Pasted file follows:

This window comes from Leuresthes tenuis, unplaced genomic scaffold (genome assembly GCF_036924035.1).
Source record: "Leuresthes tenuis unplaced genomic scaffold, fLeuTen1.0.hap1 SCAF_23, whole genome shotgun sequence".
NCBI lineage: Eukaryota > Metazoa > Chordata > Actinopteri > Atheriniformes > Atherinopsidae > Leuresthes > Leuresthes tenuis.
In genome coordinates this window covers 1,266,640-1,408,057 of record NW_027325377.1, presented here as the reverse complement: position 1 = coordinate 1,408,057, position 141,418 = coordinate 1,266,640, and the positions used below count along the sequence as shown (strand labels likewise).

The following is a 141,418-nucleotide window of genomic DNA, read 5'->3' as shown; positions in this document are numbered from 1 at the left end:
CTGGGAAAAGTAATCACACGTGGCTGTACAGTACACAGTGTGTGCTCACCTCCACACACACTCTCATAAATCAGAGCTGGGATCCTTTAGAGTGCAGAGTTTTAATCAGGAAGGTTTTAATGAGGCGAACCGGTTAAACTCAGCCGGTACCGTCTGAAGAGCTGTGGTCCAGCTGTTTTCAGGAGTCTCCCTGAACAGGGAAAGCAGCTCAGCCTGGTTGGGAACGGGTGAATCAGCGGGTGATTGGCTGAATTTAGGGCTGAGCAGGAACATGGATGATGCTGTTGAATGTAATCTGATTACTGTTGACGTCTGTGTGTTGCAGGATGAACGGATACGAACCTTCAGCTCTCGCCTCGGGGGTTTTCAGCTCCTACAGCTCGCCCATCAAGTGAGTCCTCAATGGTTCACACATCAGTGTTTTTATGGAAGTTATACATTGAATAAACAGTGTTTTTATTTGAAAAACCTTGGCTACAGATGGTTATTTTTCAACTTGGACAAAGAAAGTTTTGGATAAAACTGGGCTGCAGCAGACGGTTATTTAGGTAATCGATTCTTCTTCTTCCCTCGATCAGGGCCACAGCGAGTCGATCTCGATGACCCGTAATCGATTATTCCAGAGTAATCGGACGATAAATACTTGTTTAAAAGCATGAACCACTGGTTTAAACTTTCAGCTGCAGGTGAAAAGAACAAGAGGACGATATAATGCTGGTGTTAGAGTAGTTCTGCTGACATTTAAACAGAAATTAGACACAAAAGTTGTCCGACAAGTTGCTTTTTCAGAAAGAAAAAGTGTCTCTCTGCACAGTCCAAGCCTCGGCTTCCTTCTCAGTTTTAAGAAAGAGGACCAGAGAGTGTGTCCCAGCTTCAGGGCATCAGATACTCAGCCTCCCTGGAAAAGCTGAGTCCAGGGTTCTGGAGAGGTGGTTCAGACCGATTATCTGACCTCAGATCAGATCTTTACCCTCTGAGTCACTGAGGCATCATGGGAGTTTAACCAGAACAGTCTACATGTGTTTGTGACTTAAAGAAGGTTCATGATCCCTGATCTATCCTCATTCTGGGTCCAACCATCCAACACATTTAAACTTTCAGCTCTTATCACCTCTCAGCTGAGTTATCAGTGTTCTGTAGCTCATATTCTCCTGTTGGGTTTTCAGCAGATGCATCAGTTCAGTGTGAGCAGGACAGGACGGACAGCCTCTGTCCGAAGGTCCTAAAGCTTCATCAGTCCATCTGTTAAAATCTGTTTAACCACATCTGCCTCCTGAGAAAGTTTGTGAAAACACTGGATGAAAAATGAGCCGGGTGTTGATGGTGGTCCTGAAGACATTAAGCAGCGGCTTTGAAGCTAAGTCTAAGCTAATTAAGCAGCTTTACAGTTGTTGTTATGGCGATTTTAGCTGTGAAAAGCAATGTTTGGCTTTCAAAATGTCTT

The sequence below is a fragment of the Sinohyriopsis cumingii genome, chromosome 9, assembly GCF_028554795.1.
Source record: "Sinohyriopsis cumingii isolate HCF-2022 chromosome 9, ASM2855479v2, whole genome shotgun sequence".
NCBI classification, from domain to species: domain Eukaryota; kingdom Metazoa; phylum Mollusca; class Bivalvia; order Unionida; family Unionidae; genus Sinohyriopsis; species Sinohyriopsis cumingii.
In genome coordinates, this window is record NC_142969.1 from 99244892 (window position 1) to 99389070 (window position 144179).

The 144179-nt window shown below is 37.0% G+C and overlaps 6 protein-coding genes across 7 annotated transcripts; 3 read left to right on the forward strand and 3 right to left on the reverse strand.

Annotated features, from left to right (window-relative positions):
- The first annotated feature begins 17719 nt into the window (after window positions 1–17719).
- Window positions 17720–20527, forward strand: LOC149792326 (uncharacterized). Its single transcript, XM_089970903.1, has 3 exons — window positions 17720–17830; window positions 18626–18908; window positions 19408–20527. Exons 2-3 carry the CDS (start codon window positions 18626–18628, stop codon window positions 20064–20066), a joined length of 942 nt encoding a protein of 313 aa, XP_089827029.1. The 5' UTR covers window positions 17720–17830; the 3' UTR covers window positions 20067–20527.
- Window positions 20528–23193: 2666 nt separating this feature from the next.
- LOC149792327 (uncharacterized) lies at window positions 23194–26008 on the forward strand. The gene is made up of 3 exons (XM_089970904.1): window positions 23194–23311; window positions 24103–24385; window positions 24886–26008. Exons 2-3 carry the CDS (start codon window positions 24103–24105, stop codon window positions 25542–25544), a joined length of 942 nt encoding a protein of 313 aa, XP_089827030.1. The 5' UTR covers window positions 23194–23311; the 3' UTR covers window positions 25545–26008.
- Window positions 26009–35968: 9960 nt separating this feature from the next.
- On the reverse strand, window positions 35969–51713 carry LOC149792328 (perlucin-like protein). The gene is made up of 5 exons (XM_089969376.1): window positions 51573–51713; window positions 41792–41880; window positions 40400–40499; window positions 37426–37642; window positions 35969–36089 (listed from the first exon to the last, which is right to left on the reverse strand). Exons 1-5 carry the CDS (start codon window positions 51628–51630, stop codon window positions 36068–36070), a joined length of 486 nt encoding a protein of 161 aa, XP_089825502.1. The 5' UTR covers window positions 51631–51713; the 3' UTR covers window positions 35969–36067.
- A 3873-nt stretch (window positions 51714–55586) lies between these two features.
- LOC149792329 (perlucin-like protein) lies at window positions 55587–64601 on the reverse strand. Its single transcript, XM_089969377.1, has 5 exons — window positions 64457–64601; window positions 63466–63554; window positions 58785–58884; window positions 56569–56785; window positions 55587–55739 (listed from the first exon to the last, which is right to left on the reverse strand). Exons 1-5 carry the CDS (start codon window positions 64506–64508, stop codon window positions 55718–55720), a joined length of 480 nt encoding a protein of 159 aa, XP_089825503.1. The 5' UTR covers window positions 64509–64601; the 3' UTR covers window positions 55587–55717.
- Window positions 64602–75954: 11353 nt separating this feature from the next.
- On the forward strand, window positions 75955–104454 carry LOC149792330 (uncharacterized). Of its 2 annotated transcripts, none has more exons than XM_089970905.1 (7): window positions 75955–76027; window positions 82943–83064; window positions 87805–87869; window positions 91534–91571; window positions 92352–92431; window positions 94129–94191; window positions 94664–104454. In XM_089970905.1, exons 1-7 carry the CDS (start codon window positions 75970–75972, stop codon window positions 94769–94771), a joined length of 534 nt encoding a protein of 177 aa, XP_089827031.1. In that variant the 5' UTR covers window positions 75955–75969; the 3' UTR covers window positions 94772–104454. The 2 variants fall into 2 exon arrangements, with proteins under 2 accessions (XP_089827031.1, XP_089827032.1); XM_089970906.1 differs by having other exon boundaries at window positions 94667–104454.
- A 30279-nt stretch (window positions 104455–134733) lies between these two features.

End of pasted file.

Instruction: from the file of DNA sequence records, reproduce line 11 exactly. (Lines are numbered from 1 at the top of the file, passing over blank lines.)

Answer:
The 144179-nt window shown below is 37.0% G+C and overlaps 6 protein-coding genes across 7 annotated transcripts; 3 read left to right on the forward strand and 3 right to left on the reverse strand.